At time t11, the signal SCRC is inactivated, and portions where the operation is complete are powered down or turned off by hierarchical power supply architecture, and enters an operation mode where leakage current is small.

FIG. 11 is a timing chart related to a writing operation of column predecoder 34 shown in FIG. 9.

Referring to FIG. 11, at time t1, the selected bank is activated, and in response to inactivation of equalize signal EQ, the local equalize signal l.EQ is inactivated and equalized state of the bit line pairs and the like of the selected bank is canceled.

At time t2, word line activating signal RXT is activated, word line selecting operation is performed in accordance with a row address signal and, at time t3, in response to activation of sense amplifier activating signal SE, local sense amplifier activating signal l.SE is also activated and data from the plurality of selected memory cells are amplified as corresponding bit line potentials.

At time t4, when the signal WRITE is activated and a write operation is designated, flag signals Col.FLAG and WRITE.FLAG are activated. The column address signal is taken in a selected bank, and write data is taken in from the outside and held at times t5 and t6.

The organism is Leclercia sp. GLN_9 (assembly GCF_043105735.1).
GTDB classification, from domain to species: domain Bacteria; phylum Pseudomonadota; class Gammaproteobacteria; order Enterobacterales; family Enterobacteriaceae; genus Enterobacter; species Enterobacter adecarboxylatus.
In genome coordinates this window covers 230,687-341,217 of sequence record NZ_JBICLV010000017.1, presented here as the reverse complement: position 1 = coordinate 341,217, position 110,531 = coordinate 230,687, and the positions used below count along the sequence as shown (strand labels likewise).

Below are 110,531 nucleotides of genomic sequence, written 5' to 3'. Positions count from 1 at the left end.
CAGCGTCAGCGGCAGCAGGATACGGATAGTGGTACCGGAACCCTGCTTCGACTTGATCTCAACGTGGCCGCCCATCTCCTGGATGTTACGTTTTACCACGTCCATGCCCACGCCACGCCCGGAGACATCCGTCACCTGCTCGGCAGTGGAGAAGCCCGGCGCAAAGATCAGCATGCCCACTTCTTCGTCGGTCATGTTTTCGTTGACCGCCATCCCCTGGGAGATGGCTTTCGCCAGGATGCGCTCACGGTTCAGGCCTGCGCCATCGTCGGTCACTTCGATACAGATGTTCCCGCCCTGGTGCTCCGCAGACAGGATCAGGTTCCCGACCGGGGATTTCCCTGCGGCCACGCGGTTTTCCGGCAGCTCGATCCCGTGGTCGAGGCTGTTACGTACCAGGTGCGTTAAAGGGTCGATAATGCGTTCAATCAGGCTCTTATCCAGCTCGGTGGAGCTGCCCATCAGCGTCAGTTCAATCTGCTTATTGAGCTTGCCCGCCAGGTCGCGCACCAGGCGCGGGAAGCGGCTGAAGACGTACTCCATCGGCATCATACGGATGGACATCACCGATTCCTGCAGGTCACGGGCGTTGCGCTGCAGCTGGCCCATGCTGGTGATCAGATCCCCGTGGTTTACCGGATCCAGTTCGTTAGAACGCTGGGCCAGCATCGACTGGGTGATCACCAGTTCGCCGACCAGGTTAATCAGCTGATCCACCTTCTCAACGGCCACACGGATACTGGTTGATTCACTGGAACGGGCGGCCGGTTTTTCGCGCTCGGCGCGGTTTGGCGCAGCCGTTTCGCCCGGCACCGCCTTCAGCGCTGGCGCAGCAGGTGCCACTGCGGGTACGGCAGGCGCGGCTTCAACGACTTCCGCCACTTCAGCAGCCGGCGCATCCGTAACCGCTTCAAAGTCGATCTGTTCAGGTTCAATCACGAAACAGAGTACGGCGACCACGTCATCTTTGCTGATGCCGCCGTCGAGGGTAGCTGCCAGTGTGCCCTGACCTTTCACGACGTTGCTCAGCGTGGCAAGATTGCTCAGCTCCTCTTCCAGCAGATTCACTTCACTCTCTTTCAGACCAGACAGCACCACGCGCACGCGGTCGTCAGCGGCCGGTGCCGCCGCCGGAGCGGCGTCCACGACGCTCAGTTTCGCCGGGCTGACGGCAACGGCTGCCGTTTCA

Thereafter, at time points t7 and t8, write data is taken from the outside and held.

At time t8, a data writing operation to the memory cell starts after the lapse of a time period corresponding to an internal latency 2 (corresponding to 2 periods of the clocks) defined by shift circuit 560 from taking of the column address.

In response to the rise and fall of external clock signal Ext.CLK at time points t9 and t10, the data written from the outside at time points t5 and t6 and being held are written to the selected memory cell.

In response to the rise and fall of external clock signal Ext.CKL at time points t11 and t12, the data taken from the outside at time points t7 and t8 and being held are written to the selected memory cell.

At time t12, writing of data when the burst length is 4 is completed.

Meanwhile, at time t13, the selected bank is precharged in response to activation of the signal PC.

At time t14, the signal SCRC is inactivated and portions where operation has been completed are powered down or turned off by the hierarchical power supply architecture and enter an operation mode where leakage current is small.

FIG. 12 shows data flow at the time of reading in a 1G bit semiconductor memory device.

FIG. 12 shows a central portion of a left half of the chip where pads are arranged, with a central circuit arranged at a region 606. Pads are arranged in a region between memory arrays 602. Among the pads, near a DQ pad 608 for data input/output positioned at an outer side of the chip, a DQ processing circuit 610 is provided.

FIG. 13 shows a repeater used in a data system at the time of reading of the 1G bit semiconductor memory device.